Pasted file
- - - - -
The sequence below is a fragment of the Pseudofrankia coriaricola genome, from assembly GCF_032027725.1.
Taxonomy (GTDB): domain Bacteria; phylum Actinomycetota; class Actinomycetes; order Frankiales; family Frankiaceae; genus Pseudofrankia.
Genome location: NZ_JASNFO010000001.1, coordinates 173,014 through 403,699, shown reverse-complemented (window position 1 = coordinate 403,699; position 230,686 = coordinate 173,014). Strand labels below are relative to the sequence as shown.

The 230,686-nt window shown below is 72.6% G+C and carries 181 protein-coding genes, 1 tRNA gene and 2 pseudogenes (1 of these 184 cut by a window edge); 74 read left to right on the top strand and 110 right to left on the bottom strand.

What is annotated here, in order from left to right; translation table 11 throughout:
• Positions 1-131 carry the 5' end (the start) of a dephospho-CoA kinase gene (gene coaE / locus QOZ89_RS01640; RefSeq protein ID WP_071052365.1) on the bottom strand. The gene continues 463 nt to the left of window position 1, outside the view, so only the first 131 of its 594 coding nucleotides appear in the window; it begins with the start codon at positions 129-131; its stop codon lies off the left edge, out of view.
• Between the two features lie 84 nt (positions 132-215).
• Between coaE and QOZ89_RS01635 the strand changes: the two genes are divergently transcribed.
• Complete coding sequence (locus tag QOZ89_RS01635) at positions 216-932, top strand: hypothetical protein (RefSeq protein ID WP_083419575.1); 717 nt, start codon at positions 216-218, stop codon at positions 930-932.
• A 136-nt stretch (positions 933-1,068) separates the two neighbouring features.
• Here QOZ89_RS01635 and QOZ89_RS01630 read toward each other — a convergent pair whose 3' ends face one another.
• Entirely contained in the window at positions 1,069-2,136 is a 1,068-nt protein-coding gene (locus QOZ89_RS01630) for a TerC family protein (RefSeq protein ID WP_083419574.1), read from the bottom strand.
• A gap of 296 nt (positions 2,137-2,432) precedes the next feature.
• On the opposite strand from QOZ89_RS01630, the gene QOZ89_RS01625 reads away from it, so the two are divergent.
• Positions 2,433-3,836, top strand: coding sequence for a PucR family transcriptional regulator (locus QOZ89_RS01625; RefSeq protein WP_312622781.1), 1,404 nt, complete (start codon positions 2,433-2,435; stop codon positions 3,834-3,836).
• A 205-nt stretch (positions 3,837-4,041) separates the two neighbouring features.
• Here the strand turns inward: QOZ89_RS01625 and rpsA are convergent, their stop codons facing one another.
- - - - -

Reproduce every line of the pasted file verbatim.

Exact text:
The sequence below is a fragment of the Pseudofrankia coriaricola genome, from assembly GCF_032027725.1.
Taxonomy (GTDB): domain Bacteria; phylum Actinomycetota; class Actinomycetes; order Frankiales; family Frankiaceae; genus Pseudofrankia.
Genome location: NZ_JASNFO010000001.1, coordinates 173,014 through 403,699, shown reverse-complemented (window position 1 = coordinate 403,699; position 230,686 = coordinate 173,014). Strand labels below are relative to the sequence as shown.

The 230,686-nt window shown below is 72.6% G+C and carries 181 protein-coding genes, 1 tRNA gene and 2 pseudogenes (1 of these 184 cut by a window edge); 74 read left to right on the top strand and 110 right to left on the bottom strand.

What is annotated here, in order from left to right; translation table 11 throughout:
• Positions 1-131 carry the 5' end (the start) of a dephospho-CoA kinase gene (gene coaE / locus QOZ89_RS01640; RefSeq protein ID WP_071052365.1) on the bottom strand. The gene continues 463 nt to the left of window position 1, outside the view, so only the first 131 of its 594 coding nucleotides appear in the window; it begins with the start codon at positions 129-131; its stop codon lies off the left edge, out of view.
• Between the two features lie 84 nt (positions 132-215).
• Between coaE and QOZ89_RS01635 the strand changes: the two genes are divergently transcribed.
• Complete coding sequence (locus tag QOZ89_RS01635) at positions 216-932, top strand: hypothetical protein (RefSeq protein ID WP_083419575.1); 717 nt, start codon at positions 216-218, stop codon at positions 930-932.
• A 136-nt stretch (positions 933-1,068) separates the two neighbouring features.
• Here QOZ89_RS01635 and QOZ89_RS01630 read toward each other — a convergent pair whose 3' ends face one another.
• Entirely contained in the window at positions 1,069-2,136 is a 1,068-nt protein-coding gene (locus QOZ89_RS01630) for a TerC family protein (RefSeq protein ID WP_083419574.1), read from the bottom strand.
• A gap of 296 nt (positions 2,137-2,432) precedes the next feature.
• On the opposite strand from QOZ89_RS01630, the gene QOZ89_RS01625 reads away from it, so the two are divergent.
• Positions 2,433-3,836, top strand: coding sequence for a PucR family transcriptional regulator (locus QOZ89_RS01625; RefSeq protein WP_312622781.1), 1,404 nt, complete (start codon positions 2,433-2,435; stop codon positions 3,834-3,836).
• A 205-nt stretch (positions 3,837-4,041) separates the two neighbouring features.
• Here the strand turns inward: QOZ89_RS01625 and rpsA are convergent, their stop codons facing one another.